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Every family is uniquely dysfunctional. I might sometimes wonder, “What if I didn’t have that crazy uncle/cousin who amazes everyone yearly with the fact that he is still alive?” or “What if I didn’t have to worry about bringing someone around my highly offensive and unapologetic father/grandfather?” but in reality, I can’t think of anything more boring than having a straightedge, cookie-cutter, pulled right off of a Hallmark card family. If there was a movie centered around my family’s holiday celebration, it would be rated “TV-MA” and most likely banned in some states. The Griswolds, however, portray the perfect amount of hilarious dysfunctionality. If you look closely enough, or in some cases it may just be blatantly apparent, you can see a member of your own family in one of the Griswolds, or at least a relative thereof.
Ellen Griswold, The Glue That Binds
No one holds it together quite like your mom. Ellen has a way of calming Clark like no one else with that smooth, peaceful mom voice. Most moms out there also have this power, which, fortunately for us, prevents the almost certain all out death match that would take place publicly, in the front yard, with all of the neighbors watching. With all that stress on mom’s shoulders, no one minds that Ellen sneaks a little cig in the kitchen, right over the meal preparation. I guarantee your mom has a way of unwinding too, whether it come from a bottle, a pack, or her collection of voodoo dolls resembling you and your siblings hidden in the closet. Remember the days when everyone smoked inside houses? I have family members that still deem this appropriate, and in a far less sophisticated fashion than Ellen and her mother. So to the Ellens of the world, you just keep on keepin’ on.
Clark Griswold, The Patriarch
Our dads, like Clark, just want to make sure they throw their families the hap, hap, happiest Christmas since Bing Crosby tap danced with Danny fucking Kaye. They may not take things to the extreme like Clark (endangering his family, trying too hard to obtain ridiculous holiday flair, day-dreaming about panty-selling vixens, etc.), but they will inevitably participate in typical male habits. Whether it be the need to shoot things, have the best decorated yard on the block, or embarrassingly observe exceptionally good-looking women. If your dad doesn’t, he may need to get checked for low-t or something. Your dad may not uncomfortably sweat and fumble words like Clark Griswold does in front of the hot department store clerk, but it will likely manifest itself somewhere between “Hot damn! Look at the ass on that one!” and just flagrant staring.
Cousin Eddie, The Lovable Fool
Everyone has a cousin or uncle “whose heart is bigger than his brain,” as Clark explains it. This burly family member of yours, upon request, or maybe merely a perceived need, will threaten to kill an individual on your shit-list with his bare hands, cave-man style, on your behalf. No explanation is really even necessary. Someone has wronged you, that is all your Cousin Eddie needs to know. Not to mention, his sheer optimism in the face of self-induced misfortune either reminds you to be thankful for what your Clark has provided, specifically your education, or at least remind you that ignorance truly is bliss.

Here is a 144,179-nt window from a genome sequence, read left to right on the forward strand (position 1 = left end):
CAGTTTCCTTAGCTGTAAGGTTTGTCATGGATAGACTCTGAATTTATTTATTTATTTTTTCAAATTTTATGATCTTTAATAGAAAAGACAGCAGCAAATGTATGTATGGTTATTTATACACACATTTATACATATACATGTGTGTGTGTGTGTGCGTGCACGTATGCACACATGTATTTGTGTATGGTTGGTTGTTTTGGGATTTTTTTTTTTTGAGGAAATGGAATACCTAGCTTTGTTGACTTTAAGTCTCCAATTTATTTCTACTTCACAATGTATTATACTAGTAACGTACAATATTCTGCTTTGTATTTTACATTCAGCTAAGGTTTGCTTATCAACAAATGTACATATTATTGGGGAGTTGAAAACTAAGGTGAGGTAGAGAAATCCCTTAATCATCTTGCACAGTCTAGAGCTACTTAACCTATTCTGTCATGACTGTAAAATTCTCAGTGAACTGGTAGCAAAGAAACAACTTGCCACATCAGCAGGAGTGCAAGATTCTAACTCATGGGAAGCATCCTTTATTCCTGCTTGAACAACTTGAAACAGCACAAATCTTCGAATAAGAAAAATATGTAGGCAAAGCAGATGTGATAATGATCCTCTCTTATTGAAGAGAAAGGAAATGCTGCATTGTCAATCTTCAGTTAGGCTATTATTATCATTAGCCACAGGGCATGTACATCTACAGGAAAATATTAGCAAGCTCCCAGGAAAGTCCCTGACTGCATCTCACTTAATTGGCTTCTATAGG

Audrey Griswold, The Cynical Teenager
Young Audrey, with her lack of enthusiasm for anything, is still winning some kind of hospitality award compared to how I might have behaved at her age if placed in a similar situation. As we turn into young adults, then just regular adults that still refer to ourselves as “young” adults, we all carry a little bit of “bad attitude Audrey” with us when it comes to mass family holiday celebrations. At least now we have the luxury of liquid mood enhancers. If Audrey were smart, she would have kept a vodka stash hidden in her sock drawer. The same goes for our younger cousins. (Side note: Her voice is the best. You can almost foresee her smoking that cig in the kitchen after her failed gang-bang in Old School.)
The Asshole Neighbors, Margo And Todd
I actually feel sorry for these people, mostly because I see myself in them. They have Audrey’s cynicism with added adult features. I also have reason to believe they dislike children. These yuppies turned wannabe suburbia dwellers just want to enjoy the peace and quiet that moving out of the big city brings, while indulging in the finer things that their big city careers afford to them. This is all of us someday. However, living next door to the Griswold menagerie has single handedly ruined a large portion of their fancy belongings, as well as guaranteed them a one-way trip to divorce court, or in the least, marriage counseling. Let’s be like them, minus whole the unstable marital life, plus a good lawyer to sue the shit out of the next-door Griswold’s.
The Senile Grandparents
Your grandparents may not be to the point of wrapping up live animals as gifts, but the older they get, the more obvious it is that they need gift buying assistance. The problem is, they are part of the generation that doesn’t trust online shopping, mostly due to not understanding how to use a computer, yet they are still cognizant enough to know you will blow any cash received on booze and other miscellaneous debauchery. So in an attempt to discourage such behavior, plus wanting the joy of watching you opening a present with your pretend 5-year-old face on, they give you whatever junk they manage to acquire around their house. However, I do appreciate the patriotism that Aunt Bethany brings to the table. I welcome the Pledge of Allegiance at our dinner table this year.
So this year, sit back, mix a strong one, and really take in all of the unique dysfunctions that each of your respective family members brings to the table. Finding the humor in the grand scheme of this whole traveling circus on crack is what, in the long run, ironically keeps us all sane.